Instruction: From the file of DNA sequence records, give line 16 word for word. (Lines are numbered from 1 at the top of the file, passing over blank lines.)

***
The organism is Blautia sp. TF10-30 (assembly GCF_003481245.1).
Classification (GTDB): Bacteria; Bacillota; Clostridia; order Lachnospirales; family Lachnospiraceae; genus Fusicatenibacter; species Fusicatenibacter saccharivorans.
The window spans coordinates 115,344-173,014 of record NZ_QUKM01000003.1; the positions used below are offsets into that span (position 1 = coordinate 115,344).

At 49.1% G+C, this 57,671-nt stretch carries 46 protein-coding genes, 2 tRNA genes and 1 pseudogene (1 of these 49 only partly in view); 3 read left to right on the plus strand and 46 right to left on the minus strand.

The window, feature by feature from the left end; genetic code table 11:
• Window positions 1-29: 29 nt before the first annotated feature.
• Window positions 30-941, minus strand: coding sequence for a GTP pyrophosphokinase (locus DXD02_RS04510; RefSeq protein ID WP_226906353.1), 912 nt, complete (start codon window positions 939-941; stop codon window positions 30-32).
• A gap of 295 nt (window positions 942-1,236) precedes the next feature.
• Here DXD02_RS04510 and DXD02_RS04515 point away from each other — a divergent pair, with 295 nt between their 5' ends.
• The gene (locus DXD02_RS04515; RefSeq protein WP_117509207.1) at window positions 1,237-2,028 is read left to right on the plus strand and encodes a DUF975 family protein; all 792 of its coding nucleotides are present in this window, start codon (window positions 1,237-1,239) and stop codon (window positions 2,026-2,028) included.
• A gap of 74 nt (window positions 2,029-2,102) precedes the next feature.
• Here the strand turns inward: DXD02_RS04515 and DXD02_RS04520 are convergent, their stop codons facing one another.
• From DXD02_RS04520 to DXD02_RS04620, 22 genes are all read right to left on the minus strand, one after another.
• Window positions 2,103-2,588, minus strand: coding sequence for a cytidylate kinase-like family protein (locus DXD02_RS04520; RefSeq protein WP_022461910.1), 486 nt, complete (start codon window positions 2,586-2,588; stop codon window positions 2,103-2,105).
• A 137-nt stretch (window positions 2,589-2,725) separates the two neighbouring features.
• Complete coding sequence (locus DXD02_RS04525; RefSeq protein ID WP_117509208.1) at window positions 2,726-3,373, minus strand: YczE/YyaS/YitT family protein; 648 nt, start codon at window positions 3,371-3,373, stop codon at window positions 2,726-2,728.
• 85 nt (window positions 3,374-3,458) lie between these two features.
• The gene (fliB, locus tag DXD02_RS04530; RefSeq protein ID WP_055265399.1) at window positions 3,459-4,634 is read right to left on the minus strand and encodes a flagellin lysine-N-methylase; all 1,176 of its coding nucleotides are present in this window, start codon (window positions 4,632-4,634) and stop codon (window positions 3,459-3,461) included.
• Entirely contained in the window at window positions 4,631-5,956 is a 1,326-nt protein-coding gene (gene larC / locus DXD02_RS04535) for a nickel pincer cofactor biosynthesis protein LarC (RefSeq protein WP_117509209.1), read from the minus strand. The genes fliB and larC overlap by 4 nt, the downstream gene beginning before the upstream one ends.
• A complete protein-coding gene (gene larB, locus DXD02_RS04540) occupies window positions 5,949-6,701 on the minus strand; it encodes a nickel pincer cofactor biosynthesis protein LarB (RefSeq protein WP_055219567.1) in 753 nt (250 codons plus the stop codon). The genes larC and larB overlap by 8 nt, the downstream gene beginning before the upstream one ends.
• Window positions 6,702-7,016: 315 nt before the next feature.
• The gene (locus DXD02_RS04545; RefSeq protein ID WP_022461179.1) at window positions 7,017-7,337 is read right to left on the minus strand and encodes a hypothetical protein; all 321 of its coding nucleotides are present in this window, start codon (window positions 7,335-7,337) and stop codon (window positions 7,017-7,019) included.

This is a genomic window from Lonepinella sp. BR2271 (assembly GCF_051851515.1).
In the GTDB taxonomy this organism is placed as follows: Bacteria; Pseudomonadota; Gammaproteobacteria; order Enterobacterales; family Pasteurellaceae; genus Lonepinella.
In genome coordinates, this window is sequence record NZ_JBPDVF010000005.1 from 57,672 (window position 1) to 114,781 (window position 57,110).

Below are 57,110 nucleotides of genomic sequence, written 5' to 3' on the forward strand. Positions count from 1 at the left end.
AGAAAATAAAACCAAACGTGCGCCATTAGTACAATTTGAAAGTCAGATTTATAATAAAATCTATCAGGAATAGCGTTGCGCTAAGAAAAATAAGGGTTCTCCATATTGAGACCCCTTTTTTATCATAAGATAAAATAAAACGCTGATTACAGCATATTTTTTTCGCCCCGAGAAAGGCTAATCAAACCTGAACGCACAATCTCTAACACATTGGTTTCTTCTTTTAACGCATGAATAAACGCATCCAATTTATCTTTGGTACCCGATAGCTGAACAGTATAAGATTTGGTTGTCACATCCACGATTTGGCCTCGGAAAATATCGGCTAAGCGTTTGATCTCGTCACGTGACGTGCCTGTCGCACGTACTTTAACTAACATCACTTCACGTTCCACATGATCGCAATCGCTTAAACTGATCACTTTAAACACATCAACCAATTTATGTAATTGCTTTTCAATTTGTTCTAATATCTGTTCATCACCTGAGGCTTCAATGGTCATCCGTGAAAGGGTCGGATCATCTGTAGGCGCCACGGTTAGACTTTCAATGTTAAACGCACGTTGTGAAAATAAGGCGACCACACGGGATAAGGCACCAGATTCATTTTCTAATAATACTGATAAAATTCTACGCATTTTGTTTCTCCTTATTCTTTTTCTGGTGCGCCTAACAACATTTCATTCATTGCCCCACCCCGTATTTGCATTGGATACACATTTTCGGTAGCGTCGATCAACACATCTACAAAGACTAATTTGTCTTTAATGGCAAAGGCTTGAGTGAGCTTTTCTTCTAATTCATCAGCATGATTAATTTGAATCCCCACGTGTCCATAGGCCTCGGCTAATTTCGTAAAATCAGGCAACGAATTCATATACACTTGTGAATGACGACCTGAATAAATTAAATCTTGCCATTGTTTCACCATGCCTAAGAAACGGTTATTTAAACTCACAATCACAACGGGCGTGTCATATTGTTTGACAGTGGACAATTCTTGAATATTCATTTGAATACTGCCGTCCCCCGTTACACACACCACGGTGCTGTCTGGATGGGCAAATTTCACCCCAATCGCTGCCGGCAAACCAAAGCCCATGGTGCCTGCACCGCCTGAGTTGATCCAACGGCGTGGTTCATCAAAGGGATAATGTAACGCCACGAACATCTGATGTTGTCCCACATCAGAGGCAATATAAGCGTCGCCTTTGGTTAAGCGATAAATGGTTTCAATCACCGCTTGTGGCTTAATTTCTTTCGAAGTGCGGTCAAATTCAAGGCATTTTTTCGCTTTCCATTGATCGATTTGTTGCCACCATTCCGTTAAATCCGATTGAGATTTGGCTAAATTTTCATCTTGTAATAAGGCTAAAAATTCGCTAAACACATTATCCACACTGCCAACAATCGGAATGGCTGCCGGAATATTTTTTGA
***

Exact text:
• Complete coding sequence (locus DXD02_RS04525; RefSeq protein ID WP_117509208.1) at window positions 2,726-3,373, minus strand: YczE/YyaS/YitT family protein; 648 nt, start codon at window positions 3,371-3,373, stop codon at window positions 2,726-2,728.